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Feb
29
1996
Appeared in Secular Humanist Bulletin, vol 12 issue 1


Clinton on Religion in the Schools:
What Does It All Mean?

by Molleen Matsumura


This article was originally run under the title "Clinton, Church, State, and Everything" in the Secular Humanist Bulletin, volume 12, number 1.


In the last issue of SHB, Tom Flynn and Edward Tabash commented on President Clinton's July 12, 1995 speech about religion and the public schools. But Clinton's speech is only part of the story of the current threat to civil liberties, and for a real understanding of what it meant and what to do about it, some background is needed.

It is true that, in principle, "our current constitutional system already protects freedom of and from religion." Still, Clinton had to make that speech because the principles aren't always followed in practice, and the principles themselves are in danger. The First Amendment, and many court rulings based on it, are like a structure of strong beams supporting a floor. That floor is the minimum level of protection that we find in daily life - and it has some knot-holes and rotten boards. We've all heard the stories of Lisa Herdahl and Rachel Bauchman, who were persecuted for objecting to religious activites in their schools. Situations like these are signs that in practice, First Amendment protections need to be strengthened. What about Tom Flynn's claim that Clinton's speech was "the sharpest single blow against secularism ... in the last thirty years"? This is hyperbole; truly vicious blows have been struck. We have a Supreme Court Justice who was calling the wall of separ ation between church and state a "bad metaphor" before Clinton was even elected. We have the Christian Coalition and their "Contract With The American Family". The school prayer amendment Reagan kept shouting about has been put into words. And the Supreme Court's nakedly majoritarian Smith decision is anything but a cog in a secularizing "juggernaut".

Clinton's speech represented a stand against these trends. Better yet, it was politically realistic. Months before, a broad coalition of organizations had released "Religion In Public Schools: A Joint Statement of Current Law." This statement is the work of Sikhs and Scientologists, the National Association of Evangelicals and the ACLU, among others, and it's no surprise that it's a compromise document, with something to make everyone squirm. For example, a professional civil libertarian told me in confidence, "I'm not sure we should support it - the word 'neutrality' is nowhere in there." But, tellingly, an earlier draft was called "What We All Agree On," and when such diverse groups do manage to agree on something, the effect is powerful. I know someone who showed the Joint Statement to the school principal and superintendent in her conservative community - and they paid attention. Whatever the shortcomings of the "Joint Statement," when Clinton made his speech, he knew just what base of political reality he was standing on.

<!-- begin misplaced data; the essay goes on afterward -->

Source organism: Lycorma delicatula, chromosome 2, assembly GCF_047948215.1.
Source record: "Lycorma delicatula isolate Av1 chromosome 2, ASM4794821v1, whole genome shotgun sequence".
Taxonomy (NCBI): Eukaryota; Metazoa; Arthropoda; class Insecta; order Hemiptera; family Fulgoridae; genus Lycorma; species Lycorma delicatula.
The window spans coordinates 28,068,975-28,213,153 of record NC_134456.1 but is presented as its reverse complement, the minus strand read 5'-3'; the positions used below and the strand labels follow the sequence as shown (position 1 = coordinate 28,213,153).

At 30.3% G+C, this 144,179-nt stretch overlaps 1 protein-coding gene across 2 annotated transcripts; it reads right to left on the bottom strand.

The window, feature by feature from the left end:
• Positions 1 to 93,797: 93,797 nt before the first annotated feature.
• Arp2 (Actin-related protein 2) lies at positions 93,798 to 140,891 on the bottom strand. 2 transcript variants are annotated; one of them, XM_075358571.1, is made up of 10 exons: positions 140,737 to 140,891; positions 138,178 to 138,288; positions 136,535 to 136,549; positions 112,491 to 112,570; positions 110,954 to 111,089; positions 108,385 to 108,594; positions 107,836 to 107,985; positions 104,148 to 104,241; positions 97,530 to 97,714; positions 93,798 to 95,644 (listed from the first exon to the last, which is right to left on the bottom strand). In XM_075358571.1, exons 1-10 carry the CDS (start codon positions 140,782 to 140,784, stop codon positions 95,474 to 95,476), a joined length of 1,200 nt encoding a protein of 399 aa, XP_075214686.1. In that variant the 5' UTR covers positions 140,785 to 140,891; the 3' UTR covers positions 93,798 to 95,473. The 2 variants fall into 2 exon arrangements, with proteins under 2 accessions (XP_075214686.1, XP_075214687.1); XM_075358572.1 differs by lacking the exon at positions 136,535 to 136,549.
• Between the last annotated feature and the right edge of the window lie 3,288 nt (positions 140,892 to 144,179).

One month later, in August, Education Secretary Riley released a "statement of principles" on religious expression in the schools. The statement wasn't just another press release, but definitive "guidance" mailed to every school superintendent in the country. A less comprehensive, stronger document than the Joint Statement, it says forthrightly, "... [S]chools must be neutral with respect to religion ..." Yes, it says, "Student religious groups at public secondary schools have the same right of access to school facilities as is enjoyed by other comparable student groups." It has to. Congress passed the Equal Access Act. But it also says, "School officials should not permit student religious speech to turn into religious harassment aimed at a student or a small group of students. Students do not have the right to make repeated invitations to other students to participate in religious activity in the face of a request to stop." Sounds good to me.

Now that the neutrality of the schools has been re-asserted, secular humanists must assure that all children, humanist and religious alike, stand on a solid floor of minimum protections. That means fighting the school prayer amendment for all we're worth. And it means making sure parents and citizens in every community understand the relevant laws. Don't let Riley's statement of principles gather dust in your school superintendent's file cabinet. Call 1 (800) USA-LEARN (yes, dial the extra digit), choose menu item "3", get the instructions for receiving a fax of Riley's statement, or finding it on the Internet, and follow them; then make copies and pass them around!

Of course we have goals beyond the minimum. What more do we want? Well, we don't want more censorship. Removing the history of religions and their role in world cultures is a job for Orwell's "Ministry of Truth." Let Hindu, Christian, Muslim and Jewish children study the history of all the above and Taoism too. It's their best chance to learn, quite simply, that there are more religions in the world than the one they learn at home. We don't want more fear and hostility. We do want children to learn that difference isn't frightening or wrong, and we won't do it by suppressing difference. With the right guidance from adults, schools can be a place where a kid wearing a turban, a kid wearing a crucifix, and a kid wearing a Darwin-fish t-shirt meet in the hallway and ... decide to play basketball during lunch break. This is not a vision of a "naked public square." Humanists should not accept a phrase that originally meant that where there are no religious symbols, there is no moral discussion. "Public squares" and public schools are places filled with people. What we want our children to learn in and about these places is that people are free to be themselves, and that they can accept each other just as freely.


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